Utility commissions have tools to promote energy efficiency, progress lags

New York City, August 14, 2012 — State public utility commissions (PUCs) could make progress toward achieving energy efficiency if they used the tools available to them, according to a study released by Columbia Law School’s Center for Climate Change Law.

The report, “Public Utilities Commissions & Energy Efficiency: A Handbook of Legal & Regulatory Tools for Commissioners and Advocates,” examines the range of legal and regulatory tools that state PUCs have to promote energy efficiency.

Energy efficiency is one of the most economical and effective tools available to improve environmental quality while at the same time helping to ensure the provision of reliable electricity service.

Not only does energy efficiency offer the cheapest way to help meet future demand for electricity, but it also improves the reliability of the electric grid, thereby avoiding brownouts and blackouts; improves public health and environmental quality; and offers many negative cost solutions to addressing the problem of climate change.

However, progress on energy efficiency lags behind potential due to the many practical and regulatory hurdles it faces. Encouragingly, state policy efforts have been dramatically ramping up in the past several years.

A confluence of many factors is driving this renewed attention to energy efficiency: fuel price volatility, new air pollution regulations on traditional power plants, concerns about electric grid reliability, a continued quest for energy security, increasing efforts to craft state-level solutions to the problem of climate change in the continued absence of comprehensive federal legislation, and the development of new technologies that allow greater efficiency.

A number of states have set impressively ambitious new energy efficiency savings targets, generally overseen by state PUCs. But progress on energy efficiency remains uneven, and in most states, considerably more could be done.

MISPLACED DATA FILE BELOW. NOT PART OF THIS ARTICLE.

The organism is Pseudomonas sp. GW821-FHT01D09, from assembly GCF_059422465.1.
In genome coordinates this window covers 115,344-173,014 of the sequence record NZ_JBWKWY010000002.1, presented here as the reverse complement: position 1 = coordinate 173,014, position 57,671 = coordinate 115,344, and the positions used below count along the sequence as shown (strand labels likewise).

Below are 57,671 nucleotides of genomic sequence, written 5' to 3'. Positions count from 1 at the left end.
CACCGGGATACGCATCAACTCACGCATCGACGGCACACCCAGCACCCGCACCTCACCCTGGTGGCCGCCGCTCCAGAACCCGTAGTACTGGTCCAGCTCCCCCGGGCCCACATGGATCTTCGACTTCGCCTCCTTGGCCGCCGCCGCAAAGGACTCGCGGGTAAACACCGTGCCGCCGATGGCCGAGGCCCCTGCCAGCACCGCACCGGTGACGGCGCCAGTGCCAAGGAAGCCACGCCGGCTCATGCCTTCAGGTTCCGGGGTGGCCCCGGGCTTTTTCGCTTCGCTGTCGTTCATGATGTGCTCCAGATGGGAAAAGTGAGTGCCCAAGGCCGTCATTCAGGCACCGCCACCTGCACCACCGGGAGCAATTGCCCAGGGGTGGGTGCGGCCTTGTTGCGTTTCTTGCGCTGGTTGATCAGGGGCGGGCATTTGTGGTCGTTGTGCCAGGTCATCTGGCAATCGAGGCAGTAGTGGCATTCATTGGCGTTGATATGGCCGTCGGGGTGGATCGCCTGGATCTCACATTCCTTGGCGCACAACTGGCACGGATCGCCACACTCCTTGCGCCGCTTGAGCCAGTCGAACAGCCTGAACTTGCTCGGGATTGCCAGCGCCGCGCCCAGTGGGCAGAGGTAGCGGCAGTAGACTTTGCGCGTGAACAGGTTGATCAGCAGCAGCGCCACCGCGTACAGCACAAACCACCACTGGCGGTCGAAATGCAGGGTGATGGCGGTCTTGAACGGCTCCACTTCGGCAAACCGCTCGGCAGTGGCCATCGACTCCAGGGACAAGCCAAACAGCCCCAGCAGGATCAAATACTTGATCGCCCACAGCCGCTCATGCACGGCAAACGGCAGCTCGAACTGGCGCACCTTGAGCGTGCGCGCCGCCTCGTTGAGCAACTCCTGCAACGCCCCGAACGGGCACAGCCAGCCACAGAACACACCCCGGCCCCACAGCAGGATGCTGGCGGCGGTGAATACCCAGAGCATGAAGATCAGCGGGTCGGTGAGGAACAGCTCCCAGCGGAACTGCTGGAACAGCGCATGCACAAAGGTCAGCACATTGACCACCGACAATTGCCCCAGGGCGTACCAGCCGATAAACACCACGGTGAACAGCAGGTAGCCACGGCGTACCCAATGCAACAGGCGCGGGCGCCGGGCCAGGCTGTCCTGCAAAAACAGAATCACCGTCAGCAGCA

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Utility commissions have tools to promote energy efficiency, progress lags

New York City, August 14, 2012 — State public utility commissions (PUCs) could make progress toward achieving energy efficiency if they used the tools available to them, according to a study released by Columbia Law School’s Center for Climate Change Law.

The report, “Public Utilities Commissions & Energy Efficiency: A Handbook of Legal & Regulatory Tools for Commissioners and Advocates,” examines the range of legal and regulatory tools that state PUCs have to promote energy efficiency.

Energy efficiency is one of the most economical and effective tools available to improve environmental quality while at the same time helping to ensure the provision of reliable electricity service.

Not only does energy efficiency offer the cheapest way to help meet future demand for electricity, but it also improves the reliability of the electric grid, thereby avoiding brownouts and blackouts; improves public health and environmental quality; and offers many negative cost solutions to addressing the problem of climate change.

However, progress on energy efficiency lags behind potential due to the many practical and regulatory hurdles it faces. Encouragingly, state policy efforts have been dramatically ramping up in the past several years.

A confluence of many factors is driving this renewed attention to energy efficiency: fuel price volatility, new air pollution regulations on traditional power plants, concerns about electric grid reliability, a continued quest for energy security, increasing efforts to craft state-level solutions to the problem of climate change in the continued absence of comprehensive federal legislation, and the development of new technologies that allow greater efficiency.

A number of states have set impressively ambitious new energy efficiency savings targets, generally overseen by state PUCs. But progress on energy efficiency remains uneven, and in most states, considerably more could be done.